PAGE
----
You are now visiting the Philips lighting website. A localized version is available for you.

A brand of


    Technology enablers for the Internet of Things

    What makes the connected world tick?

    What makes the Internet of Things (IoT) work? Billions of devices and what seems like as many standards and protocols — each of them with an acronym attached to it. Even the most dedicated expert can find it hard to keep up with the many overlapping layers that make up an IoT ecosystem.


    And yet an understanding of the IoT's enabling technologies, from emerging innovations to by-now refined versions of solutions that work, will help you grasp what this transformative technology is all about.

    5G and the IoT: Growing up together

    Let's start with 5G, the next-generation standard in cellular connectivity. Among its other potentially revolutionary effects, 5G is going to deliver the “I" to the IoT. It will also change our assumptions about connectivity.


    Wi-Fi was designed for computers, and 4G LTE wireless targeted smartphones and portable devices. Both have been tremendously successful — and both were shaped by the devices they were intended for. The same goes for 5G, the first generation of wireless technology designed with extremely small, low-power, and near-ubiquitous IoT devices in mind.


    Unlike Wi-Fi and LTE devices, which we handle and plug into power sources on a daily basis, IoT sensors will operate autonomously for years at a time, often in inaccessible places, without recharging or replacement. That means 5G puts emphasis on areas that might surprise you.


    Low power: 5G technologies are designed to help keep power consumption low, during transmission as well as when devices are idle. Devices will remain in low-power sleep mode until it's time for them to go to work, receiving authorized network traffic or sending out data from deep within locomotive engines or high atop city light poles.


    Smaller designs: There's an emphasis in the 5G ecosystem on keeping radio hardware small, for obvious reasons. In a world of billions of connected sensors, minuteness is crucial.


    An explosion of new protocols: The IoT is prompting the development of a number of different 5G communication standards, not just one or two network types. That means there's a real diversity in the world of 5G. Some 5G technologies, such as the ones that will enable autonomous vehicles, are true speed demons. Others are not.

    The emerging LoRa wireless networking system, for example, prioritizes long distance, low power, and reliability over speed. LoRa offers speeds comparable to those that old-school modems provided. But that makes it ideal for long-range, high-value, and occasional data transmissions. LoRa is perfect for reading utility meters from a central location, for instance.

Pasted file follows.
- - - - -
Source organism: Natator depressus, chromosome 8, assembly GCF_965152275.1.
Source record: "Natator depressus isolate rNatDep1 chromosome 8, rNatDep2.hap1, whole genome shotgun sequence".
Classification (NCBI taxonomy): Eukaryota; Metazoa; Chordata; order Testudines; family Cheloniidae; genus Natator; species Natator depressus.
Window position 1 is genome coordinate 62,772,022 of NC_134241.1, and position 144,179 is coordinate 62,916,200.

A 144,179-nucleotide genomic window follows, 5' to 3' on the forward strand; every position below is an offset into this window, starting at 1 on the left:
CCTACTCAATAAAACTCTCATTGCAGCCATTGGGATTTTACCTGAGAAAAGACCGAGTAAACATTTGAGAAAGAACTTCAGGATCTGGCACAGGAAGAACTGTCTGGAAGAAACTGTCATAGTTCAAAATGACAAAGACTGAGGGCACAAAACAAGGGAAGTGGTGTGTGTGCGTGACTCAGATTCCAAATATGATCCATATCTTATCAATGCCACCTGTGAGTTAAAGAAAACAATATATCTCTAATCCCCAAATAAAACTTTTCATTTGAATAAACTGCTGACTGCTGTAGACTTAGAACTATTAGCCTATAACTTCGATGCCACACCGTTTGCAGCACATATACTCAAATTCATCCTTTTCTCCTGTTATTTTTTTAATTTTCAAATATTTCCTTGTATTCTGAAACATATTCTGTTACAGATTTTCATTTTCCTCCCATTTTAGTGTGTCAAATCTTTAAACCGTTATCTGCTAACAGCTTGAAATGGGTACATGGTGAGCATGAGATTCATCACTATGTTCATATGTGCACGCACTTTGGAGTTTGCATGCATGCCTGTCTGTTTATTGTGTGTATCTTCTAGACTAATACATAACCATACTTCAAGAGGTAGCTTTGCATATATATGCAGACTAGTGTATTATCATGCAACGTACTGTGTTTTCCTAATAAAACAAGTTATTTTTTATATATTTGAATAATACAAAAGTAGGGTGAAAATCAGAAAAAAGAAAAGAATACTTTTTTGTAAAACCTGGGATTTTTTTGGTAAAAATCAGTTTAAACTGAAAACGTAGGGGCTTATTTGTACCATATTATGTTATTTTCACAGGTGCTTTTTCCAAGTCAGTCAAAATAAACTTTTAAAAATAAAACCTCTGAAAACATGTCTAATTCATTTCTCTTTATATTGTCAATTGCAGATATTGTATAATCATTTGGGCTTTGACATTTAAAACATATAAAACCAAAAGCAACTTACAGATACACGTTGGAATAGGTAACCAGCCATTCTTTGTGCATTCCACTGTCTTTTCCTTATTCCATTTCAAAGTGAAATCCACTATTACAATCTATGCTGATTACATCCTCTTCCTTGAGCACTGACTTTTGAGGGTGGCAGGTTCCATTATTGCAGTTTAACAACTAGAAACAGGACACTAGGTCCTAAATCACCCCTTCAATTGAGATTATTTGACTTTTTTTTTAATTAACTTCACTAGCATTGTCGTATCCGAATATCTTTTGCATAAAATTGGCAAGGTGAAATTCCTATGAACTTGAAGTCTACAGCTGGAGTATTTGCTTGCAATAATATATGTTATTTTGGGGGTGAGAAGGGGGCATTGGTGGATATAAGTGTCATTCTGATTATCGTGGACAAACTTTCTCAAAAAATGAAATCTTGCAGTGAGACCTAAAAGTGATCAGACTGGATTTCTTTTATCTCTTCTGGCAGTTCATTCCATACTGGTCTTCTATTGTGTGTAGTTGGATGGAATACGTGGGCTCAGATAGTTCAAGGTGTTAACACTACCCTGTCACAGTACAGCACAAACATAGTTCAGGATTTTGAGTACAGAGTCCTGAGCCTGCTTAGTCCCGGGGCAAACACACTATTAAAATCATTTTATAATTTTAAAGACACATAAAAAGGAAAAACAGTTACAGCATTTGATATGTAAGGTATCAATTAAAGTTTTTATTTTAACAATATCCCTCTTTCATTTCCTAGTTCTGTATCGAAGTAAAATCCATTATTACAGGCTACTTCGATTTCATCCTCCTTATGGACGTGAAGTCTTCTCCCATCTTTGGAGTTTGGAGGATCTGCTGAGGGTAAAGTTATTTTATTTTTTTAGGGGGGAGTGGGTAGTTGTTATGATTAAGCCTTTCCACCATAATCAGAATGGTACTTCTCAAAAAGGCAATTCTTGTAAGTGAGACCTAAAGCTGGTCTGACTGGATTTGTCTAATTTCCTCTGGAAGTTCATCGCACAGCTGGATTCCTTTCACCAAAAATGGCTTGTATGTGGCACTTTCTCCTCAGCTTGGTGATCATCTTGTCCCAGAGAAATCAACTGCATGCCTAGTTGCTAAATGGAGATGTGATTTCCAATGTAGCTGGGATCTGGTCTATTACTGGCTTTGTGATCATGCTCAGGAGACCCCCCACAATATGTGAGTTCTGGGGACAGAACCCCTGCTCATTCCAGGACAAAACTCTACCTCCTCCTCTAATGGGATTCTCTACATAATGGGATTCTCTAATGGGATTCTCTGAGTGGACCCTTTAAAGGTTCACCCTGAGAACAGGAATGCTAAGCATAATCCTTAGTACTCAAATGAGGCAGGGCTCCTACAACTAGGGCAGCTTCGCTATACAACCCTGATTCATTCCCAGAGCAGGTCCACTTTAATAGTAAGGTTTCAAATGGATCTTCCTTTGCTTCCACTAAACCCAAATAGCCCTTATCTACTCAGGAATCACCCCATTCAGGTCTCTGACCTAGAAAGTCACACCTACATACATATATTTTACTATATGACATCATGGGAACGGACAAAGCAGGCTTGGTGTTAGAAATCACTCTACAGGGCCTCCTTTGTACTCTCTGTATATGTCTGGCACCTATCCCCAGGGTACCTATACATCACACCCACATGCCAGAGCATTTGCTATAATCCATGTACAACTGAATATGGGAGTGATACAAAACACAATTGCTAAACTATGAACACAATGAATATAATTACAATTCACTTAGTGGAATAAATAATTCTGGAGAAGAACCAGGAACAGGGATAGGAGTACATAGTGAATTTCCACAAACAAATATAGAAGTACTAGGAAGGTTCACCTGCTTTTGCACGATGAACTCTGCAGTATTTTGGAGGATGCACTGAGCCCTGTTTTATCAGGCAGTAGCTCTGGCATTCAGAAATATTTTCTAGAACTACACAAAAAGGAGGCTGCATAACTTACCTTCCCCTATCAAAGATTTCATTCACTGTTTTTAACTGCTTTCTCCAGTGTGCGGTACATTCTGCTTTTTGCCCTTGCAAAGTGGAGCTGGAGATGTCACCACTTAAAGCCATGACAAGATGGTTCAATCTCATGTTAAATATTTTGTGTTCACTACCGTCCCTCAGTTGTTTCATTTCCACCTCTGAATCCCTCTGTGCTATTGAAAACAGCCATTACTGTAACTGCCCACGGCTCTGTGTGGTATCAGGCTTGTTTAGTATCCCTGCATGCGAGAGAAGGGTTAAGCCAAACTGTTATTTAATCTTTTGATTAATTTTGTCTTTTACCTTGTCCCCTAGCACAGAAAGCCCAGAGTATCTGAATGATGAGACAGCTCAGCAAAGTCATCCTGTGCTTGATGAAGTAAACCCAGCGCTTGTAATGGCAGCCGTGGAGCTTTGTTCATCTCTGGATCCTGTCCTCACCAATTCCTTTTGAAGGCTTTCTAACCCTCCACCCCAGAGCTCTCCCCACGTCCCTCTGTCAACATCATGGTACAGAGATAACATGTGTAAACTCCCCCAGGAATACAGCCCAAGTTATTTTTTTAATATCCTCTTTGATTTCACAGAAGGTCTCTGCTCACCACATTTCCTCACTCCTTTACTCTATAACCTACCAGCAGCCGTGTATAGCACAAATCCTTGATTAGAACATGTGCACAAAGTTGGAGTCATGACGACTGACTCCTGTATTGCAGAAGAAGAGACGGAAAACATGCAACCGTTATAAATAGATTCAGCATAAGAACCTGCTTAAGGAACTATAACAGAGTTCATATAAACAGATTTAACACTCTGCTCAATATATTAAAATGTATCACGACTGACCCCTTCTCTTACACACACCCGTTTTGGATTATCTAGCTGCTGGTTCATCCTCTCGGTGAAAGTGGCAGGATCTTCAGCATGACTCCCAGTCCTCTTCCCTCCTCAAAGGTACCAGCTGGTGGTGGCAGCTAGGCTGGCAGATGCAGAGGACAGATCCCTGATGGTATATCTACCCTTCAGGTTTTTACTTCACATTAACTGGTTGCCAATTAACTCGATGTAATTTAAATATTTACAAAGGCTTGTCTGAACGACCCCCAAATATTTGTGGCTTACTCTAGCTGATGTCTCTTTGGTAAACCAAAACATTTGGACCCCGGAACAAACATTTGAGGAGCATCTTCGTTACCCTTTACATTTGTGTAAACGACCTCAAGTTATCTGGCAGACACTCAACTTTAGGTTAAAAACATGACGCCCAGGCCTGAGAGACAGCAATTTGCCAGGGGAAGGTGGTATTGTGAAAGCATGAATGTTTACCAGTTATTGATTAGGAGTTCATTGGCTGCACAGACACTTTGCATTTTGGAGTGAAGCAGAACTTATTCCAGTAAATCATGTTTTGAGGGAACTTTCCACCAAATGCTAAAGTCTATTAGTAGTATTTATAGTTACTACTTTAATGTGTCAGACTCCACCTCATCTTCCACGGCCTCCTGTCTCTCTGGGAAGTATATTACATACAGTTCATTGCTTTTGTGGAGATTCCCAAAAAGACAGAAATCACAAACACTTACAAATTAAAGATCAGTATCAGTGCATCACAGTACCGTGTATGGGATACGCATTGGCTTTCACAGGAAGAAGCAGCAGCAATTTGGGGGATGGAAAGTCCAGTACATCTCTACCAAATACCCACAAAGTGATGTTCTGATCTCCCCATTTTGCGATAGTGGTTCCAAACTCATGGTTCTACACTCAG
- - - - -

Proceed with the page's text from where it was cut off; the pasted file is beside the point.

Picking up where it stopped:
The next-generation leap that 5G involves, then, comes not from higher radio speeds but from the ability to exchange data wirelessly and with little energy expenditure across several kilometers. Utilities get a significant productivity boost from being able to read wireless meters from headquarters on demand, instead of having to roll radio trucks through neighborhoods.


    We're conditioned to associate "quality connectivity" with "power" and "speed," and to look forward to the 5G era's faster download speeds, among other things. But in the context of 5G's relationship with the IoT, things are little more complicated than that.

    Machines talking to each other

    Machine-type communication (MTC), also known as machine-to-machine communication (M2M), describes any network where two or more devices exchange data directly and without user intervention. Although high-speed and wide-area 5G protocols are practical for many MTC applications, a growing selection of low-power, wide-area (LPWA) networks are also important for the IoT's growth and diversification.


    Bluetooth was the first MTC protocol to penetrate the consumer consciousness, and along with Bluetooth Low Energy (BLE) it remains a solid choice for many next-generation IoT devices. But newer protocols are cropping up with specific IoT applications in mind. ZigBee, for example, is well-suited to smart home and building automation environments where hundreds or even thousands of connected appliances and building assets require monitoring and automatic control.

    The rise of MTC is really the rise of heterogeneous devices collected together to deliver new services. An autonomous vehicle is a collection of dozens of cameras, positioning sensors, databases, and processors working together to keep passengers and cargo safe. A sophisticated manufacturing robot is, similarly, a collection of sophisticated parts working in concert.